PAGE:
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Trump’s climate decision seen as unlikely to affect Md.’s renewable industry

President Donald Trump’s decision to pull out of the Paris climate agreement fulfilled one of his campaign promises to tilt federal energy policy in favor of fossil fuels like coal, but it’s unlikely to have a significant effect on Maryland, energy executives and government officials say.

The state has done enough to create its own renewable energy industries, including solar, that it’s not susceptible to winds of change at the federal level.

“I think that the momentum behind the solar industry is well beyond anything that hopefully Donald Trump can control,” said Tony Clifford, chief development officer at Standard Solar, a solar development company based in Rockville. “Market forces are going to determine what happens to the solar industry and the industry in general.”

Beyond pulling out of the international climate agreement, Trump’s administration is currently reviewing the Clean Power Plan, implemented by former President Barack Obama. The man leading that review, Environmental Protection Agency Administrator Scott Pruitt, sued to stop the plan as Oklahoma attorney general.

Clifford also expressed concerns that during tax reform efforts the administration could favor the fossil fuel industry over renewable energy industries, creating a long-term effect.

However, in the near and middle terms, Clifford said, solar in Maryland will be fine.

“Solar is going to be inevitably in good shape,” he said. “I just think that we’re too robust an industry at this point to live or die based on the president essentially pulling out of what’s a voluntary pact.”

Offshore wind companies, such as the US Wind project the Maryland Public Service Commission approved last month, anticipate that business will not be affected by federal changes. If anything, the president’s focus on American steel could help the industry, said Paul Rich, director of project development for the Maryland-based US Wind.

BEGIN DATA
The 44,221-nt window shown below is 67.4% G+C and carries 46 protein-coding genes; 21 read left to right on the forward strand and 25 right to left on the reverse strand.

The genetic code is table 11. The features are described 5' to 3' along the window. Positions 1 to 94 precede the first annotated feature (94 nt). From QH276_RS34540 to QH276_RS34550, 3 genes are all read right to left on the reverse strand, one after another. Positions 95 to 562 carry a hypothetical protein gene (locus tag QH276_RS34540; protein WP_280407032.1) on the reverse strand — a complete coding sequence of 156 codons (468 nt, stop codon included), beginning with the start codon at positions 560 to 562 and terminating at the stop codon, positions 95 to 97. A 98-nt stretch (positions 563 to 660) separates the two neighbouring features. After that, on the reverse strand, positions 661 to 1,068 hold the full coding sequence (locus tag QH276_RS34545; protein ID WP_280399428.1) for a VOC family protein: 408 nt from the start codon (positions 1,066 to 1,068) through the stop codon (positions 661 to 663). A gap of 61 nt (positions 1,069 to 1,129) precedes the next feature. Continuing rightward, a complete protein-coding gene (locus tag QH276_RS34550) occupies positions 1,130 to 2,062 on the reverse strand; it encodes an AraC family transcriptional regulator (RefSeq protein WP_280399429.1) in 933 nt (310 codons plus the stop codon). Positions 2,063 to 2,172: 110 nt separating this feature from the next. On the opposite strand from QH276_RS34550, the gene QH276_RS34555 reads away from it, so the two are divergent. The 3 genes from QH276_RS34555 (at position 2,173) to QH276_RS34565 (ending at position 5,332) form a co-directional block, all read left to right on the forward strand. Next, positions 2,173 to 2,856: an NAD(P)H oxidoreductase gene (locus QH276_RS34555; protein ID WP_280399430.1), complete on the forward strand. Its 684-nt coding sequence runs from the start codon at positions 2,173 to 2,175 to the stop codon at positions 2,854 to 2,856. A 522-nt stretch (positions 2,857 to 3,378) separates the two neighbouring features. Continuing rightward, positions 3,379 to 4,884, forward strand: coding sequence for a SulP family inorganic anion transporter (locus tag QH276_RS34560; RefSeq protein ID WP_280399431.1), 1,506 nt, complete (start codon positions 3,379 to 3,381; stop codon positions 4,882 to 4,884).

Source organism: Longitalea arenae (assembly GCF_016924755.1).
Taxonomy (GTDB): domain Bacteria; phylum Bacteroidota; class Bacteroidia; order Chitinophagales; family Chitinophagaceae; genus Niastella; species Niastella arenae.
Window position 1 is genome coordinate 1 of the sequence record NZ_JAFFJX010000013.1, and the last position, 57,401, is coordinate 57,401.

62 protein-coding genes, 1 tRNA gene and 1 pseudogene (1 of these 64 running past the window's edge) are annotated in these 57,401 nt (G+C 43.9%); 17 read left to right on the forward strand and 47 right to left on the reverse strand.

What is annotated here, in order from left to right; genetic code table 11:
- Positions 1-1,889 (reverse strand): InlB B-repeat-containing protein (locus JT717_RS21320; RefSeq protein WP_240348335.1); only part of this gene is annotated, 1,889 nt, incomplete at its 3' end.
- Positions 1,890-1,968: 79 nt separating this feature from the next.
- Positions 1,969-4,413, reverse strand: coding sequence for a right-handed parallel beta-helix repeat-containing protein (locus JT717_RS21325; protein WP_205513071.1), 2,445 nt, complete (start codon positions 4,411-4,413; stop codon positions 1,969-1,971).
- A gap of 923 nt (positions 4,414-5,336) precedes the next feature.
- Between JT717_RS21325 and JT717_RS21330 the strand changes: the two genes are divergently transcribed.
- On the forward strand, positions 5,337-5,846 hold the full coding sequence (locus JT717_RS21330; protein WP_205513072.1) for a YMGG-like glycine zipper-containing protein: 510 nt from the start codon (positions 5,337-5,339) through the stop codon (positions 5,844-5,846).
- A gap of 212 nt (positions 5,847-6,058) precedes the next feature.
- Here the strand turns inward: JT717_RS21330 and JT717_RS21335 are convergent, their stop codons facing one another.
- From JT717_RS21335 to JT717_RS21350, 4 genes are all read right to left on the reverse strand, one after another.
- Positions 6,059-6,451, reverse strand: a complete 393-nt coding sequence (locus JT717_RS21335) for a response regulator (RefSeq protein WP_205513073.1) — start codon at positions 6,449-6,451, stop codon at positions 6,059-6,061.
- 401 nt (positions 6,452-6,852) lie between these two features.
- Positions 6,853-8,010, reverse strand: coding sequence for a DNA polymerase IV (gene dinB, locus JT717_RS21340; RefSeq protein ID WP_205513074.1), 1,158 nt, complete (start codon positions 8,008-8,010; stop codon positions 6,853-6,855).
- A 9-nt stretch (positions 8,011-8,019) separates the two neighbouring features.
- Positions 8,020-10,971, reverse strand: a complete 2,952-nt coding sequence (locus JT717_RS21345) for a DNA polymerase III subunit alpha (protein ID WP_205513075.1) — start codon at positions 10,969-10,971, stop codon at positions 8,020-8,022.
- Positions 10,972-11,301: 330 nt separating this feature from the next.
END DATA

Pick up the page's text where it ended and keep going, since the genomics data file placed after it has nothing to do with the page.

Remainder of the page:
“I’m quite bullish on the ability of the administration on the federal level to help this industry,” he said. “By them assisting in the creation of this industry and jobs and manufacturing and the revitalization of steel in this country is a role very well-suited for Trump and his administration.”

State Sen. Brian Feldman, D-Montgomery, who cosponsored a bill in 2016 to increase the state’s use of renewable energy sources to 25 percent by 2020, said Maryland can advance its renewable energy industries without support from the federal government.

“We’re going to have to carve our own path going forward,” he said. “We have tools in our toolbox that are not contingent on the federal level. It would be helpful if we had a partner at the federal level, but I’m not going to say it’s required.”

In 2004, the state legislature passed a bill, signed by Republican Gov. Bob Ehrlich, to create the state’s renewable energy portfolio. That put Maryland ahead of most other states and the federal government in looking for sources of energy beyond traditional fossil fuels.

The legislation also helped spur the current renewable energy industries that have seen success in the state. Feldman estimated that it has created 60-70 new businesses in the state.

“We made a decision early on that we didn’t want to rely entirely on policies being enacted at the federal level,” he said. “We’ve done that, and I think it’s been successful.”

But state Del. Shane Robinson, D-Montgomery, worried that Trump’s actions could have a “dampening effect” on the potential growth for the industry in Maryland because foreign investors have been signaled that the United States is not interested in renewable energy.

“I think we will see that grow no matter what,” he said, “but it’s not going to grow at the rate that it would have if we had stayed in the Paris agreement.”

 


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